Reprint from 2008
While my ideal job involves being a sports writer, my current job pays the mortgage. So in my spare time, I decided to take a crack at an interview and write up. It doesn't hurt that a former NHL defenseman is a family friend. Enjoy!Catching Up With Eric Weinrich: Part Ihttp://www.phillysportsforums.com/forums/showthread.php?t=20499
Imagine spending the majority of your adult life as a defenseman in the National Hockey League (NHL). In 17 seasons, you’ve found yourself playing for eight teams and moving your family across the United States and Canada on multiple occasions. And just when you think your career has reached the end, one more offer is dangled in front of you — one last chance to chase the opportunity to hoist Lord Stanley’s Cup. The downside, you’d need to move your family from the city they’ve called home for over five years to Calgary. What would you do?
If you are former NHL defenseman Eric Weinrich, you chose your family and a chance to finally settle down in one place for the rest of your life.
“I had made a decision before that offer that I would only consider offers from teams close to home (Portland, Maine), or close to New Jersey,” says Weinrich. “When this offer came up, it was only attractive because the offer came from one of my favorite coaches, Darryl Sutter. We spent a day thinking it over, but ultimately it came down to moving again.”
For Weinrich, the decision was made quickly and he opted to turn down the offer from Calgary and move his family back to Maine, the place he grew up and where the road to the NHL began for him.
Born in Virginia, but raised in Maine, the 41-year-old Weinrich credits his father's Sunday hockey games on a frozen lake as the motivation to peak his interest in hockey. At the age of 21, Weinrich was drafted 32nd overall by the New Jersey Devils. But this was not his first brush with the NHL draft.
A few years earlier, Dave McNab, a scout for the Hartford Whalers (now the Carolina Hurricanes) and good friend of Weinrich's, called to inform Weinrich that he'd been selected by the Buffalo Sabres in the eighth round of the draft. Weinrich's birthday had been listed incorrectly, making the ineligible Weinrich appear eligible for the draft. Weinrich doesn't make a big deal of the situation.
"I was flattered when I heard, but my friend Dave said it was an insult to my ability to be taken so late in the draft. I was still excited."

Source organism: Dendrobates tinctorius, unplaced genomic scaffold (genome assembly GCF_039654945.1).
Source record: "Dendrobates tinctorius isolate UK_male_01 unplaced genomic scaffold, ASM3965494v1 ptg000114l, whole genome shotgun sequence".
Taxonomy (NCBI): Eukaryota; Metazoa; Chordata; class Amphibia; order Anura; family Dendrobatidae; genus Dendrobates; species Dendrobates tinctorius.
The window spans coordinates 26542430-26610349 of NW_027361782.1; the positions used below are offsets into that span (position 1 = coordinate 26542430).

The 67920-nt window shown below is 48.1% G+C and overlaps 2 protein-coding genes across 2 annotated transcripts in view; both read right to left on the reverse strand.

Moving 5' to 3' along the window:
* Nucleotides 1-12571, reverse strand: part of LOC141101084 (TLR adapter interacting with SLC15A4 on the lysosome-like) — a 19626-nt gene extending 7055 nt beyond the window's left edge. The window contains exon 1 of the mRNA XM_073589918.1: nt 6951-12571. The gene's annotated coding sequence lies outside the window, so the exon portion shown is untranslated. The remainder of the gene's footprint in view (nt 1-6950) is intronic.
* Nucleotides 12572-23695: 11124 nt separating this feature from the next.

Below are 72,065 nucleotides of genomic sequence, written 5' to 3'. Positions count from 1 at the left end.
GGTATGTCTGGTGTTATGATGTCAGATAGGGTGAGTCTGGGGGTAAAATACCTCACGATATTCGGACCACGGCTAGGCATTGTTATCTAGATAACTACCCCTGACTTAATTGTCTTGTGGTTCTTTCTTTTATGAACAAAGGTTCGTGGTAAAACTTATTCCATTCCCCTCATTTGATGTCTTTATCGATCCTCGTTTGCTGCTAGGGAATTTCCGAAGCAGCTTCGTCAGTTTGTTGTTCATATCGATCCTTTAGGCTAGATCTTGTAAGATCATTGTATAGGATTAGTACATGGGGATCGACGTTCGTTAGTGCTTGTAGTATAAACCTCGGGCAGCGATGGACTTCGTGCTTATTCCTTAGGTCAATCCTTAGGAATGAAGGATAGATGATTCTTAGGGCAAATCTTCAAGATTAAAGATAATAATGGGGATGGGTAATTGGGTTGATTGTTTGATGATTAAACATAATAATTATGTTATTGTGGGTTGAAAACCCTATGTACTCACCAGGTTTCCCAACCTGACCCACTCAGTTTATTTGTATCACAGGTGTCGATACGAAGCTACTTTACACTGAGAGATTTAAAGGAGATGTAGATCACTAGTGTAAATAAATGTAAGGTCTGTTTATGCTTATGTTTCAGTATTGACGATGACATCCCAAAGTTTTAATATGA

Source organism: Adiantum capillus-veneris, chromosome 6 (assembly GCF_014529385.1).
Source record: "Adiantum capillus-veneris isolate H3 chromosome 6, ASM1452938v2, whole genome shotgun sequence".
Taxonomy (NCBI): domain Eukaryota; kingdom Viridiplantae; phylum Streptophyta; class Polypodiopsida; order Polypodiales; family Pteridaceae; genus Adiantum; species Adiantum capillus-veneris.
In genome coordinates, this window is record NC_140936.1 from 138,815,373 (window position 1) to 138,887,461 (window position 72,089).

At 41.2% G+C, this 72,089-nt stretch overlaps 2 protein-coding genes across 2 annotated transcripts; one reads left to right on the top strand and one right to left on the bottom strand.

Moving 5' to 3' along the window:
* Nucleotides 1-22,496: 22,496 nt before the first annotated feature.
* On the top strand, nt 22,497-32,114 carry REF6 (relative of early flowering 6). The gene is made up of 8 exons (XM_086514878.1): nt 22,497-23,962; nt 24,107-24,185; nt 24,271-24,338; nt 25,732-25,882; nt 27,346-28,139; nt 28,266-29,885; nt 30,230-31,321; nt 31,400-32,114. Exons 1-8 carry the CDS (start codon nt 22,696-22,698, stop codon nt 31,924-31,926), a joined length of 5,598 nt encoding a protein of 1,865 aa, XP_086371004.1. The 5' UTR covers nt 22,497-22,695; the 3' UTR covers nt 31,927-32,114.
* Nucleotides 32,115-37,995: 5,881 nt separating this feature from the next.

During his 17 years in the NHL, Weinrich played for the Devils, Hartford Whalers, Chicago Blackhawks, Montreal Canadiens, Boston Bruins, Philadelphia Flyers, St. Louis Blues and Vancouver Canucks.
Though his NHL career came to an end after the 2005-2006 season, his career as an assistant coach and player for the Portland Pirates in the American Hockey League (AHL) was just beginning.
In his “spare time”, Eric took some time to sit down and answer questions from the members of PhillySportsForums.com.PSF:
Thank you so much for taking the time to answer all of our questions. We really appreciate it.
Okay, I already know the answer to this, but it’s something you’re “famous” for, so let’s get it out of the way. The yellow visor — why do you wear it? How does the game look through it? Does it really help your vision all that much?EW:
My ex-teammate, Bill Huard, was working for Oakley. He told me they were testing a new visor color — yellow, based on glasses made for shooting. I tried it and found it made no difference, but just continued to use it. Not much of a story, huh?Playing/Coaching in the American Hockey LeaguePSF:
What was it like transitioning from the NHL to the AHL? Describe some of the differences you see (both on and off the ice). Why did you decide to play again after retiring?EW:
Well, everything is just less grand — hotels, travel, food, arenas and of course the talent. The major difference in that respect (the talent) is the age of players. Average age [is now] around 23. These guys are here to develop and hopefully make the jump to the NHL. The reality is, though, that most won’t make it. The players here are prospects, and they are in this league to either improve on a skill they lack, or they will play here for their career because they don’t have a skill that would put them in the NHL.
I was not ready to give up playing, but when I took the coaching job, I never thought Anaheim would consider me for a playing position in Portland. I always thought it would be fun to play in Maine.PSF:
How do you handle bench duties when playing and coaching? Does an assistant coach handle the ice time and line changes?EW:
When I’m a player I’m only a player. That was made quite clear when I took the playing position. However, the coaches expect me to help in a mentor capacity.PSF:
Other then practice and games, what do you do to stay physically able to play during the season? Does your routine now differ from when you played in the NHL?EW:
Bike, bike, bike! I live on my bike in the summer and that has helped tremendously. I did follow the Anaheim summer program this summer, modified of course. I do not lift weights as much as I did when I was in the NHL.PSF:
You currently play on a team with Bobby Ryan, who is originally from Philadelphia. What do you think of his development so far? And of course, since this interview is geared toward Philadelphia fans, do you think he’d fit in with the Flyers “goon squad” if the Flyers were to acquire him?EW: